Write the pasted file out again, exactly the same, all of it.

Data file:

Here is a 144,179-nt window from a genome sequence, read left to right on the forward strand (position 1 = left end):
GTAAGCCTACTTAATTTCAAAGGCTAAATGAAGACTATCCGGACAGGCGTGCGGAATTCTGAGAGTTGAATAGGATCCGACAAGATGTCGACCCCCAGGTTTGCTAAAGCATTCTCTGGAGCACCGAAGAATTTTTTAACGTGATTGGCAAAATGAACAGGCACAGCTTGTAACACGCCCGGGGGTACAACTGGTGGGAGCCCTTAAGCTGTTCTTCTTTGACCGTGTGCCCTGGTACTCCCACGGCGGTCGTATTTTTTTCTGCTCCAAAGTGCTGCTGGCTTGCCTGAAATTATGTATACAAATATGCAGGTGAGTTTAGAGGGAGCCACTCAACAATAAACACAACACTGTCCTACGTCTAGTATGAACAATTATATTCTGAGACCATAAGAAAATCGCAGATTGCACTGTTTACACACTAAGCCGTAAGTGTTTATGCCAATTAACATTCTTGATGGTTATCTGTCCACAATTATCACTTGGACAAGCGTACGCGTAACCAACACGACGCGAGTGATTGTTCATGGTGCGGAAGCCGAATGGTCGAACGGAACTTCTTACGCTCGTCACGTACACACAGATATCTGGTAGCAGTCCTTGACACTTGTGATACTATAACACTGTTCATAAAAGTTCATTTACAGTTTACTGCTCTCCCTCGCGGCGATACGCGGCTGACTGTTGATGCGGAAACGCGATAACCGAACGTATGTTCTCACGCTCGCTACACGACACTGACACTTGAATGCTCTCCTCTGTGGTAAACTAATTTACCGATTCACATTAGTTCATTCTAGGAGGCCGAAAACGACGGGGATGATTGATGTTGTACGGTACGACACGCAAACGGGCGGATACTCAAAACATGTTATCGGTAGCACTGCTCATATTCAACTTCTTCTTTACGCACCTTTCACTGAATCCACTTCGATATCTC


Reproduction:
Here is a 144,179-nt window from a genome sequence, read left to right on the forward strand (position 1 = left end):
GTAAGCCTACTTAATTTCAAAGGCTAAATGAAGACTATCCGGACAGGCGTGCGGAATTCTGAGAGTTGAATAGGATCCGACAAGATGTCGACCCCCAGGTTTGCTAAAGCATTCTCTGGAGCACCGAAGAATTTTTTAACGTGATTGGCAAAATGAACAGGCACAGCTTGTAACACGCCCGGGGGTACAACTGGTGGGAGCCCTTAAGCTGTTCTTCTTTGACCGTGTGCCCTGGTACTCCCACGGCGGTCGTATTTTTTTCTGCTCCAAAGTGCTGCTGGCTTGCCTGAAATTATGTATACAAATATGCAGGTGAGTTTAGAGGGAGCCACTCAACAATAAACACAACACTGTCCTACGTCTAGTATGAACAATTATATTCTGAGACCATAAGAAAATCGCAGATTGCACTGTTTACACACTAAGCCGTAAGTGTTTATGCCAATTAACATTCTTGATGGTTATCTGTCCACAATTATCACTTGGACAAGCGTACGCGTAACCAACACGACGCGAGTGATTGTTCATGGTGCGGAAGCCGAATGGTCGAACGGAACTTCTTACGCTCGTCACGTACACACAGATATCTGGTAGCAGTCCTTGACACTTGTGATACTATAACACTGTTCATAAAAGTTCATTTACAGTTTACTGCTCTCCCTCGCGGCGATACGCGGCTGACTGTTGATGCGGAAACGCGATAACCGAACGTATGTTCTCACGCTCGCTACACGACACTGACACTTGAATGCTCTCCTCTGTGGTAAACTAATTTACCGATTCACATTAGTTCATTCTAGGAGGCCGAAAACGACGGGGATGATTGATGTTGTACGGTACGACACGCAAACGGGCGGATACTCAAAACATGTTATCGGTAGCACTGCTCATATTCAACTTCTTCTTTACGCACCTTTCACTGAATCCACTTCGATATCTC